(NEW YORK) — Remember photo albums — books with clear plastic pockets that held your favorite photos to keep track of memories and memorialize a year of your life?
We don’t do that much anymore. When was the last time you even printed a picture?
But the joy of thumbing through a memory book of photos is still a thing, so services have sprung up online to turn your digital photos into bound books. While some have been around for decades, other newcomers have also come along. Prices and formats vary wildly, so how should you choose the right service for your images?
ABC News’ Good Morning America asked mom Sheila Madrigal from Morgan Hill, California, to order photo books from five different services: Snapfish, Shutterfly, Mixbook, Amazon and Costco. She used the same 60 photos in all five books and tried to get the size and layouts of the books as similar as possible. The photos were taken with both her iPhone and DSLR camera.
After the books were created, ordered and arrived at Madrigal’s house, GMA took them to Sam Hoffman of San Francisco’s Lightsource, a fine art print lab. While they don’t make print books at Lightsource, Hoffman evaluated the quality of the books.
Best Image Quality: Costco & Shutterfly
The primary factors Sam evaluated were contrast, warm skin tones, shadow detail and saturation.
One of Madrigal’s photos showed her family in a field of yellow flowers — her husband Israel is tossing their daughter in the air. Both the Shutterfly and Costco books impressed Hoffman with how they handled the image.
In the Costco and Shutterfly books, the field had a rich golden color and skin tones were warm.
“I see the darkness of the blues. The separation of darkness and lighter colors,” said Hoffman.
He used that photo to judge two bottom performers in the image quality category, Snapfish and Amazon.
“There is a greyness in the flesh tones [Snapfish] and this one is the least vibrant of them all [Amazon],” he said.
Best Binding: Shutterfly
According to Hoffman, all the books used semi-matte paper, but the production from each company varied. In some books there was no cover page while others had sophisticated stamped paper in the cover and back page positions. Another difference was the binding. Some had a simple stitched binding that was visible between the pages, while others had stitched and glued binding that looked more sophisticated. Shutterfly’s book had a luxe cover page made of stamped paper, stitched and glued binding, as well as a back cover that was in a different color and design.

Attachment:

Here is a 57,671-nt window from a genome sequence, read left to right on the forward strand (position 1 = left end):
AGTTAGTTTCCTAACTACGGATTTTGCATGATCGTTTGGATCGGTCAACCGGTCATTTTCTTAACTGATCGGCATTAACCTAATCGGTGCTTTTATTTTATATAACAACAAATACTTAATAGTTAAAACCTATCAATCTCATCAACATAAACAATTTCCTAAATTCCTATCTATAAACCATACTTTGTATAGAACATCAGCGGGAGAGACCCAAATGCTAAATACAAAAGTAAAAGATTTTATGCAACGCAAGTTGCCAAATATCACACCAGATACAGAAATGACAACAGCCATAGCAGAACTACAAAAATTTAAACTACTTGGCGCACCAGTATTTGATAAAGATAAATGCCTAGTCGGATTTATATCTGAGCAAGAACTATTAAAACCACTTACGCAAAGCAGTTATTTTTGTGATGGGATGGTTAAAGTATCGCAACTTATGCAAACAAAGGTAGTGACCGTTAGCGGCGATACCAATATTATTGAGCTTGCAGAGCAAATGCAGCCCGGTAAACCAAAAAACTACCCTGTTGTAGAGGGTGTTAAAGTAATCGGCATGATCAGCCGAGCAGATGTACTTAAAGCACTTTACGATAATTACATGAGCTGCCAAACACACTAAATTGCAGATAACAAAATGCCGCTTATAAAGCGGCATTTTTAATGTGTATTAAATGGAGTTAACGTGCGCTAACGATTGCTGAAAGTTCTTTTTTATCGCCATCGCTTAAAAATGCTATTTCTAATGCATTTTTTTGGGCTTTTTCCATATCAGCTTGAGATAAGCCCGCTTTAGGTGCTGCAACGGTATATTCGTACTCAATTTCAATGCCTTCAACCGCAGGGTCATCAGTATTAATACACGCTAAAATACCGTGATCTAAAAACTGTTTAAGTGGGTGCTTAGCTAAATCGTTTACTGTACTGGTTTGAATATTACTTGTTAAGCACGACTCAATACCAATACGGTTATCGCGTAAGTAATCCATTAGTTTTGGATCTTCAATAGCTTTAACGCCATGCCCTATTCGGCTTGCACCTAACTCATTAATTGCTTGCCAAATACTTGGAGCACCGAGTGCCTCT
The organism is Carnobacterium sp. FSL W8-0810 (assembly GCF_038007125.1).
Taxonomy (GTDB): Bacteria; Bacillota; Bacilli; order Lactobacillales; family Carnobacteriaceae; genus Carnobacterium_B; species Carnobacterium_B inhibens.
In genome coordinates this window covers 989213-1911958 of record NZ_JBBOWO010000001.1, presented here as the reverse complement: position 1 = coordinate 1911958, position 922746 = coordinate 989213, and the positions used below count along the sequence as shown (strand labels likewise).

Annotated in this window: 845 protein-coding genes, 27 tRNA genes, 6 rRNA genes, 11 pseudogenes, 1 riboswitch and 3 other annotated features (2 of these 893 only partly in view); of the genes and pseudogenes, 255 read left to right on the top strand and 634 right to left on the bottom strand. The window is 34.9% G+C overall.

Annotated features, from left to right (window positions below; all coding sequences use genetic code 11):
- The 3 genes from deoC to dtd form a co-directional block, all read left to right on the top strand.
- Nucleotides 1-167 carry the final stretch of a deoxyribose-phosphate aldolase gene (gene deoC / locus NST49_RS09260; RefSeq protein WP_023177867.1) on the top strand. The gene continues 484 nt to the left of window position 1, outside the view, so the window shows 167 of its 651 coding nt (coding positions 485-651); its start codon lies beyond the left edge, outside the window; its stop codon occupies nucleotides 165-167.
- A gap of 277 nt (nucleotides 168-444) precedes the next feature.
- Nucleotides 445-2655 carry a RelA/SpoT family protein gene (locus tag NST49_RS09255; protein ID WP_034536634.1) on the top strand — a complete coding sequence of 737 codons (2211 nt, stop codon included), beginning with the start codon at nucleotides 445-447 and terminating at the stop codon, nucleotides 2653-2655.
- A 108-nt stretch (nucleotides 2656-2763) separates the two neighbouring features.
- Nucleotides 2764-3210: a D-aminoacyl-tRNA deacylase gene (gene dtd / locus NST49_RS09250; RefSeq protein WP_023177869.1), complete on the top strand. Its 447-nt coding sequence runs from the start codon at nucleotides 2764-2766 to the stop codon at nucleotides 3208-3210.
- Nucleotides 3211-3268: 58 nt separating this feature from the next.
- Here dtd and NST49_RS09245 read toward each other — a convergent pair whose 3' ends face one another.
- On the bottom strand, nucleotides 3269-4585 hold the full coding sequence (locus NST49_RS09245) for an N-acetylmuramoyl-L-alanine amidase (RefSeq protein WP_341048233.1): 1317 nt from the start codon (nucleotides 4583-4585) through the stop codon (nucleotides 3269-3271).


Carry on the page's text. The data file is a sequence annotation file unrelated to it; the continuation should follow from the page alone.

Ease of Creation: Snapfish
GMA let Madrigal, who created the books, weigh in on this category. She said the Snapfish tool took her 20 minutes from start to finish to create the book. Uploads were fast, layout was simple and the user interface was intuitive. She ranked Mixbook, Shutterfly and Amazon slightly below Snapfish, but still easy to use. She gave the Costco the lowest ranking in this category, complaining that the upload of her images took twice as long as some other sites. She said that when she used the Costco tool, it arbitrarily populated her book with the pictures she uploaded, but she had a specific order in mind and had to go back through the tool removing all the pictures then adding them back into the layout where she wanted them.
There was one more problem from the Costco book: it cut her baby’s picture in half.
The online tool showed a picture of her three kids fitting on the page but when the printed book was inspected, the baby was only half visible. Hoffman explained that the image was placed too far into the center of the page, an area printers call the “gutter,” and the baby’s face was obscured. Madrigal said it did not look like that in the online tool. Costco declined ABC News’ request for comment.
Least expensive: Amazon
The most expensive book was from Mixbook at $47.63. Shutterfly came in at $40.72, Costco and Snapfish were a penny apart at $32.68 and $32.67, and Amazon had the least expensive book at $27.24.
One thing to consider with pricing is that many of these services offer outrageous deals on photobooks with special seasonal codes, sometimes 50 to 60 percent off.
Here’s a pro tip: keep a file of your favorite photos on your desktop, copy them in there as you take them each month, and when you see a killer deal come up, you’ll be able to create the book and nab a great keepsake at a fraction of the price.
Overall top pick: Shutterfly
Ranking ease of creation, image quality, price and the overall feel of the book’s production, Hoffman liked Shutterfly the best.
Madrigal also liked Shutterfly the best, and resolved to make a memory book every year from now on.
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